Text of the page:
You might have some luck booting into Safe Mode and installing/repairing things from there if you don't want to go the boot-from-CD route. However, I've seen some malware that disables Safe Mode as well (or makes it bluescreen on startup), so that may not work.

If you'd like to try it restart the computer and repeatedly hit the F8 key until you're presented with a menu of options including Safe Mode.

Having said that, however, the others who recommend a format and reinstall are probably right. An infection this bad is usually a lot more trouble than it's worth; it'll likely require much more effort and time than starting from scratch and restoring from backups.

Good luck!
posted by Xuff at 9:18 PM on January 25, 2009


HopperFan: I am now (currently writing this from my iPod) -- but it *still* won't install, even in Safe Mode. So, WTF, basically.

Xuff: I may have to do that. If I don't get it done by tomorrow I'll see about starting from scratch.
posted by Rhaomi at 9:27 PM on January 25, 2009


if you need to get to regedit, find the regedit.exe in system32 and rename to regedit.com It will run, usually it's not blocked.

(c:\windows\system32\regedt32.exe) to regedt32.com under win xp.
posted by defcom1 at 10:41 PM on January 25, 2009


oh, and rebooting while you suspect you're infected - usually not a good idea. If you don't get all the little bits out, on reboot it usually digs itself in again deeper. (for future reference).
posted by defcom1 at 10:43 PM on January 25, 2009


Well, I've made some progress. While in safe mode, I noticed some items in the Startup area that I had not created. On investigating, I found all of them were created right around when I started experiencing problems. These items were:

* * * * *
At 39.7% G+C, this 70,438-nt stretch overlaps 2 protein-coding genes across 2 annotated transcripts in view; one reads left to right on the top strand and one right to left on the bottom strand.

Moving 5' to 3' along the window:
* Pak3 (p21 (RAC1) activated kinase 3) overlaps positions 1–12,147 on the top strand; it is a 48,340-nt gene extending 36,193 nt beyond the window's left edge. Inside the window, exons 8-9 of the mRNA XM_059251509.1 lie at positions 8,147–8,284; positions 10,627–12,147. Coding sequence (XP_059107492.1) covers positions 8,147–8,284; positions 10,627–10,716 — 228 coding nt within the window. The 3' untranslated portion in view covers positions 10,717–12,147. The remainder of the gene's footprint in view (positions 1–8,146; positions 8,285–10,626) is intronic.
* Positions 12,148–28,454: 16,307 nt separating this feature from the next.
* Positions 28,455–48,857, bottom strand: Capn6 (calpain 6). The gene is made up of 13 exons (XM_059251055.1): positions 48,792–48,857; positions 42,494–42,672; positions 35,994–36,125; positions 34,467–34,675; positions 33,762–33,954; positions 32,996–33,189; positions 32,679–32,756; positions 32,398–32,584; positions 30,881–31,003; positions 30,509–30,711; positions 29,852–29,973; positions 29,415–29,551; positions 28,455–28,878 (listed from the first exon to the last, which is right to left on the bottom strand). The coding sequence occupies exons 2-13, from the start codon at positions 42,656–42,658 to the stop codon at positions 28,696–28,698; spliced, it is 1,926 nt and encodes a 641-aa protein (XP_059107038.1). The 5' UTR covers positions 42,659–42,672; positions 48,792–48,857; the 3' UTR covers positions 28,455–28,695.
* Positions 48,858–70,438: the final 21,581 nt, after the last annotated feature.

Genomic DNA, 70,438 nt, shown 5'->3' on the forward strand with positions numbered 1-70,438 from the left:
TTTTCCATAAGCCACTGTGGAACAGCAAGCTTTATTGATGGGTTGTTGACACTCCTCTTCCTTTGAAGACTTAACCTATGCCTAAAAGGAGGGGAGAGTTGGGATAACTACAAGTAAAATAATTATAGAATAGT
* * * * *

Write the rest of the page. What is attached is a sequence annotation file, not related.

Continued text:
C:\WINDOWS\ihufogutudi.dll
C:\WINDOWS\TEMP\winlognn.exe
C:\Docume~1\[username]\LOCALS~1\Temp\csrssc.exe
C:\WINDOWS\Ivazonafazeqeq.dll

I managed to find and delete these files in safe mode -- well, all of them except for csrssc.exe. This was in my user folder, and I couldn't access it as the administrator (?). So I switched to my profile (still in safe mode). But! All of the hidden files were, well, hidden, and the option to show hidden files was missing. In fact, the "Tools > Folder Options" menu was missing.

So I rebooted into normal mode. Still missing. Did some tinkering, recovered the option, deleted that sucker once and for all. Or not.

While checking up to see if I missed anything, the csrssc.exe file recreated itself (!) and disabled regedit once again.
posted by Rhaomi at 12:01 AM on January 26, 2009


(It also re-hid all the folders, btw.)
posted by Rhaomi at 12:06 AM on January 26, 2009


eek! Do you know what this is called yet, Rhaomi?
posted by taz at 1:26 AM on January 26, 2009


Removal instructions for what you've got can be found here:

http://forums.whatthetech.com/csrssc_exe_other_problems_t91807.html

If that site won't load because of the infection let me know and I'll throw up a temporary mirror of the content for you.
posted by Xuff at 1:56 AM on January 26, 2009


"Victory at all costs, victory in spite of all terror, victory however long and hard the road may be; for without victory there is no survival."

Like the quote? It's from Winston Churchill. I found it by searching GOOGLE. Without being SPAMMED. WOOOOOOHOO.

As is the case for most of these issues, the solution was pretty simple, if difficult to track down. I wasted a lot of time trying to isolate and kill that csrssc.exe file, which kept getting recreated randomly. I ended up deleting it in safe mode as the administrator -- I had to change the ownership and permissions of the container folder to get at it, though.

Anyway, I did more searching using the base URL of the spam site redirect: "go.google.com". That led me to this site, which suggested the site block/redirect/antiviral interference problem stemmed from a certain service.

Here are their instructions: